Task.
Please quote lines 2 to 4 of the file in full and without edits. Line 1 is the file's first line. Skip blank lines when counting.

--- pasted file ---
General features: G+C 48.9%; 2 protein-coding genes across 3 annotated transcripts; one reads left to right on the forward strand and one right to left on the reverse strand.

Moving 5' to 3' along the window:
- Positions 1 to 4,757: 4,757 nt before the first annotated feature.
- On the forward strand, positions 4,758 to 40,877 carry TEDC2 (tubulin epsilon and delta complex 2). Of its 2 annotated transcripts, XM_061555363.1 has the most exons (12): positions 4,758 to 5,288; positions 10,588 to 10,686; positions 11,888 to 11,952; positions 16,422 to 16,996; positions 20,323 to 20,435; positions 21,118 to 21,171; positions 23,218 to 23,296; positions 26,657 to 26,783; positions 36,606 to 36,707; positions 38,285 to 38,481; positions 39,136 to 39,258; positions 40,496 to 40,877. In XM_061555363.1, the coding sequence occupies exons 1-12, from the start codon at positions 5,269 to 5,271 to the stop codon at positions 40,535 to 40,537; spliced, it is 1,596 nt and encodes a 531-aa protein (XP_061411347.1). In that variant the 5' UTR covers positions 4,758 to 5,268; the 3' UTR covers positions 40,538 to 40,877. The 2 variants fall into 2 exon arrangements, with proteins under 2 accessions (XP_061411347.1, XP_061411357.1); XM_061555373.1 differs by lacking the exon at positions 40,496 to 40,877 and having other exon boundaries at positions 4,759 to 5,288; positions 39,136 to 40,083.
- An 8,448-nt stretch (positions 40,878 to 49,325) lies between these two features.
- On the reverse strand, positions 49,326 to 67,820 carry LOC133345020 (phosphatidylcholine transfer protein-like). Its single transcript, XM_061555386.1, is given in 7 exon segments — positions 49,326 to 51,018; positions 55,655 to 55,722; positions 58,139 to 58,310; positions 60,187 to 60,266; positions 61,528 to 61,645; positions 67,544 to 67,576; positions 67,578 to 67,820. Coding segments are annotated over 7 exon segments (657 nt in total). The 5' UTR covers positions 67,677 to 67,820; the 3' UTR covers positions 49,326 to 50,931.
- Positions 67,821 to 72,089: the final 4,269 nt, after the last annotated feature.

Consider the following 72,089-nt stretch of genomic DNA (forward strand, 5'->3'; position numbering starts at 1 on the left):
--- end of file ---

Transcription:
Moving 5' to 3' along the window:
- Positions 1 to 4,757: 4,757 nt before the first annotated feature.
- On the forward strand, positions 4,758 to 40,877 carry TEDC2 (tubulin epsilon and delta complex 2). Of its 2 annotated transcripts, XM_061555363.1 has the most exons (12): positions 4,758 to 5,288; positions 10,588 to 10,686; positions 11,888 to 11,952; positions 16,422 to 16,996; positions 20,323 to 20,435; positions 21,118 to 21,171; positions 23,218 to 23,296; positions 26,657 to 26,783; positions 36,606 to 36,707; positions 38,285 to 38,481; positions 39,136 to 39,258; positions 40,496 to 40,877. In XM_061555363.1, the coding sequence occupies exons 1-12, from the start codon at positions 5,269 to 5,271 to the stop codon at positions 40,535 to 40,537; spliced, it is 1,596 nt and encodes a 531-aa protein (XP_061411347.1). In that variant the 5' UTR covers positions 4,758 to 5,268; the 3' UTR covers positions 40,538 to 40,877. The 2 variants fall into 2 exon arrangements, with proteins under 2 accessions (XP_061411347.1, XP_061411357.1); XM_061555373.1 differs by lacking the exon at positions 40,496 to 40,877 and having other exon boundaries at positions 4,759 to 5,288; positions 39,136 to 40,083.